The Death of Common Sense

This video outraged me.

The TSA continues to pat down and drug test random children. What’s the point? What ever happened to critical thinking in this country?

There is no logical security reason to pat down children unless one has reasonable suspicion that a terrorist planted a bomb on them. Rather than following the security procedures of El Al, the Israeli airline that has not had a terrorist hijacking since 1968, the TSA’s agents blindly follow a crude algorithm like stiff automotons.

According to an Israeli security expert, almost nothing slips through El Al’s security. If anything does, the company fires screeners on the spot. Yet, in the United States in 2002, screeners failed to identify 70% of knives and 60% of false explosives that testers placed on the X-Ray belt. I would not be at all surprised if the TSA employees who misssed these items are still employed.

The reason for El Al’s success is the firm focuses more on the passengers and less on the baggage. By asking simple questions, they can quickly root out potential terrorist threats and act accordingly.

In the United States, all a terrorist need do is beat the manual.

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About Sean Patrick Hazlett

Conservative clean energy crusader, national security hawk, financial analyst, engineer, and former military officer.
This entry was posted in Defense, International Security, Policy, Politics, Terrorism and tagged , , , . Bookmark the permalink.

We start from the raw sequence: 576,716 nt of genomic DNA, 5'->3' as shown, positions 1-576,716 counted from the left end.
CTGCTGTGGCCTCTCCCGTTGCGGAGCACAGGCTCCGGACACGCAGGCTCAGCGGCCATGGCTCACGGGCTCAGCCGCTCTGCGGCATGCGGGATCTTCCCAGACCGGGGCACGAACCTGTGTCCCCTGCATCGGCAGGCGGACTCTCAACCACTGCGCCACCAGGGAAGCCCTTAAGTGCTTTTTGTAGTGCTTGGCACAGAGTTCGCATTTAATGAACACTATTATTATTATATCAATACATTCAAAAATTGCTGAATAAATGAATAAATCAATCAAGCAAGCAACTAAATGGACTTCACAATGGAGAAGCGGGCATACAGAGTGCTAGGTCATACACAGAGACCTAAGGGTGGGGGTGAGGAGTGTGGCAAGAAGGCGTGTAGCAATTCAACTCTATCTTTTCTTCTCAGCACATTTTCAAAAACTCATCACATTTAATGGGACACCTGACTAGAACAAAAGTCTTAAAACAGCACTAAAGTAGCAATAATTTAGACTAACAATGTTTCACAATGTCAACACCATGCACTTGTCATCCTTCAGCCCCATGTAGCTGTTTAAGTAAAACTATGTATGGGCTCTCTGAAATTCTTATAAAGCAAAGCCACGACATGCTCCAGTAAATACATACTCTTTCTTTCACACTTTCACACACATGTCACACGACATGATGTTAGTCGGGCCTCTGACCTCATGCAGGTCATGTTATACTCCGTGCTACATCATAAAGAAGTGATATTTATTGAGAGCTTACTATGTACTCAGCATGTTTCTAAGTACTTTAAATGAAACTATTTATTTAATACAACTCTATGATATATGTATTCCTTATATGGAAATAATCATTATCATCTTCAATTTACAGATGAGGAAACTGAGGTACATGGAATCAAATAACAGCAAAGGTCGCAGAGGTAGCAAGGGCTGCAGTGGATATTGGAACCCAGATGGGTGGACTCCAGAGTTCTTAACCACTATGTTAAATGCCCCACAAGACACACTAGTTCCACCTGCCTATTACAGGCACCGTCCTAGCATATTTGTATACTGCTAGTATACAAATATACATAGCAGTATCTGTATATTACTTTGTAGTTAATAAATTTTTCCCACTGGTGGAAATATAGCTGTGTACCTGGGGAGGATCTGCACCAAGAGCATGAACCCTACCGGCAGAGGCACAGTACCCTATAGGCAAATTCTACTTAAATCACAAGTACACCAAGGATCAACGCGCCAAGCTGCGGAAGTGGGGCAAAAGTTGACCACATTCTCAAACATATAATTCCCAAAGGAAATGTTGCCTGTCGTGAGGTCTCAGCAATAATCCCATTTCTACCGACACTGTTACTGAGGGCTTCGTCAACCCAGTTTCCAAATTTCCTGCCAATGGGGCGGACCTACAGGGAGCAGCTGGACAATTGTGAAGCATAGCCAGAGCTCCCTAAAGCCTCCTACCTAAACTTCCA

4 Responses to The Death of Common Sense

  1. V. R. Kaine says:

    I’d like to say it’s the PC cops helping to keep things this way, but when did groping kids actually become PC?

    And let’s consider this: the El Al example indicates that even adults will get flustered and sweat after a few strategically-asked questions about their intentions. I would think, then, that it would be easy enough for trained officers to ask similar types of questions to a child, to find out if little Ahkmed has a wad of Semtex stashed in their pocket.

    • Exactly. Everyone is terrified of using data correlation to drive an intelligent screening process. If the majority of terrorists were 89-year old grannies from Boise, Idaho, then the government should screen them more vigorously. Our airline security protocols are just for show to make people feel safe.

  2. Scott Erb says:

    The US has weird tendencies when it comes to laws. In the EU they very openly screen who gets more scrutiny. I remember taking students to Italy and we’re climbing an old tower in the center of Bologna, and it’s a bit dangerous in spots. The students were all saying “how can they open this, aren’t they afraid they’ll be sued?” “No,” I said, “In Italy they have this strange notion that if you should be able to figure out if something is dangerous and how much a risk you want to take.”

    • It sounds like California is the very opposite of Italy in that respect. I remember my parents would leave me at home when I was as young as eight when I grew up on the East Coast. Now, you cannot leave children home until they are at least twelve in California. It is literally illegal and represents what I consider excessive government overreach.

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